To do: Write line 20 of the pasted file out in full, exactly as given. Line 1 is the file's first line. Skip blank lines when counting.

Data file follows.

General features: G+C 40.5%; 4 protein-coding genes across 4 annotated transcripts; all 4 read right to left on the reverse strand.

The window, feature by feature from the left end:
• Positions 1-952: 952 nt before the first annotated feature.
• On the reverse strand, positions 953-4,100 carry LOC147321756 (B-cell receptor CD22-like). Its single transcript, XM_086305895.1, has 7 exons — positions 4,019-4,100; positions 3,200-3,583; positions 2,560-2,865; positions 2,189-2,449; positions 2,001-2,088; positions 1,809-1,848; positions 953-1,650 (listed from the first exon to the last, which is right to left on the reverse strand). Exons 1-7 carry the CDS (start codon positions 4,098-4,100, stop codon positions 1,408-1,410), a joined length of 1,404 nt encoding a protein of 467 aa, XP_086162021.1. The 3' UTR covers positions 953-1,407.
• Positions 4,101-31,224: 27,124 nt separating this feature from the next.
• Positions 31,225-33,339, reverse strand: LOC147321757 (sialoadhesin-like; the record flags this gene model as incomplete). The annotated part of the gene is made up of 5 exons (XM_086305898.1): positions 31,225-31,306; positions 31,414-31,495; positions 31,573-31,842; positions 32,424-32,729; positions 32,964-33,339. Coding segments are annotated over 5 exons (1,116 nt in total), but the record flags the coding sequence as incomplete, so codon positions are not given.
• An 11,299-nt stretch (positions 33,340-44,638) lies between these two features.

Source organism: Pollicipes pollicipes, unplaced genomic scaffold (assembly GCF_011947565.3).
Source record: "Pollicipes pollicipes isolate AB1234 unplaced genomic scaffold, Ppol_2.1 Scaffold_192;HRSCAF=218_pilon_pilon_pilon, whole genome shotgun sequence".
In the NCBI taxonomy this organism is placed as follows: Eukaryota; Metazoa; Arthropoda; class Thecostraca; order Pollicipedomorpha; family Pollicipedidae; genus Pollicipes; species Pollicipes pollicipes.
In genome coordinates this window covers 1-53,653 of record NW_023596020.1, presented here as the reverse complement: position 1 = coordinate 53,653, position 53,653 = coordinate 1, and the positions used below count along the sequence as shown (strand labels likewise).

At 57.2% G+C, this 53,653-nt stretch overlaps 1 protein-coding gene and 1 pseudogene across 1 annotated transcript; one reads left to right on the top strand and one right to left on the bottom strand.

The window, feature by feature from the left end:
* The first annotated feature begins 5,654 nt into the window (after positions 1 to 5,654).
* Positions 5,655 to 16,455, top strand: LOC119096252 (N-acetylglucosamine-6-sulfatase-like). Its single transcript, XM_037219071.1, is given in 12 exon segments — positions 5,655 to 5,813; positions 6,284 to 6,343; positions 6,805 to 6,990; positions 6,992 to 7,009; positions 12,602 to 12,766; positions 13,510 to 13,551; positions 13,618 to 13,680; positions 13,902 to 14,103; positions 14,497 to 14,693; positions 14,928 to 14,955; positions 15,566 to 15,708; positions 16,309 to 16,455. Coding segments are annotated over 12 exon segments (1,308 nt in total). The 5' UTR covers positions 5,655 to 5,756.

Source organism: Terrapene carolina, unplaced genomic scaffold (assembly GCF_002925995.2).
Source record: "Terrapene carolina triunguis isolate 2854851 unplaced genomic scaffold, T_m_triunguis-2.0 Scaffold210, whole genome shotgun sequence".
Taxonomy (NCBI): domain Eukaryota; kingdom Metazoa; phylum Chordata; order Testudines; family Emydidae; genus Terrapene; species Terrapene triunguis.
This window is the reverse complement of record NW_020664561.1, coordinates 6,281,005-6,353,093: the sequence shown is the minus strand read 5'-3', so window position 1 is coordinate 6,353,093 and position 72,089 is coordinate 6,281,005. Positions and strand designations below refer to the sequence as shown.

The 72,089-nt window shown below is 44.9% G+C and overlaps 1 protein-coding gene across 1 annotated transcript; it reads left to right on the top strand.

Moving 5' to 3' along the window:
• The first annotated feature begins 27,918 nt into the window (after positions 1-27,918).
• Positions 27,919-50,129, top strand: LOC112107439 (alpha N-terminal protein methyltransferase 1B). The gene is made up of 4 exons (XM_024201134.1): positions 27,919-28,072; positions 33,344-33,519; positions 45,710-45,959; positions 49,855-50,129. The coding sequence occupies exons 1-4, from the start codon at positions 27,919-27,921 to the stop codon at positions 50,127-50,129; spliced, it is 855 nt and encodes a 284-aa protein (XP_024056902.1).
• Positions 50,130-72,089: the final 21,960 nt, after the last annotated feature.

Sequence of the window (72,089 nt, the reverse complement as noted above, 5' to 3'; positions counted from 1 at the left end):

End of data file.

The 72,089-nt window shown below is 44.9% G+C and overlaps 1 protein-coding gene across 1 annotated transcript; it reads left to right on the top strand.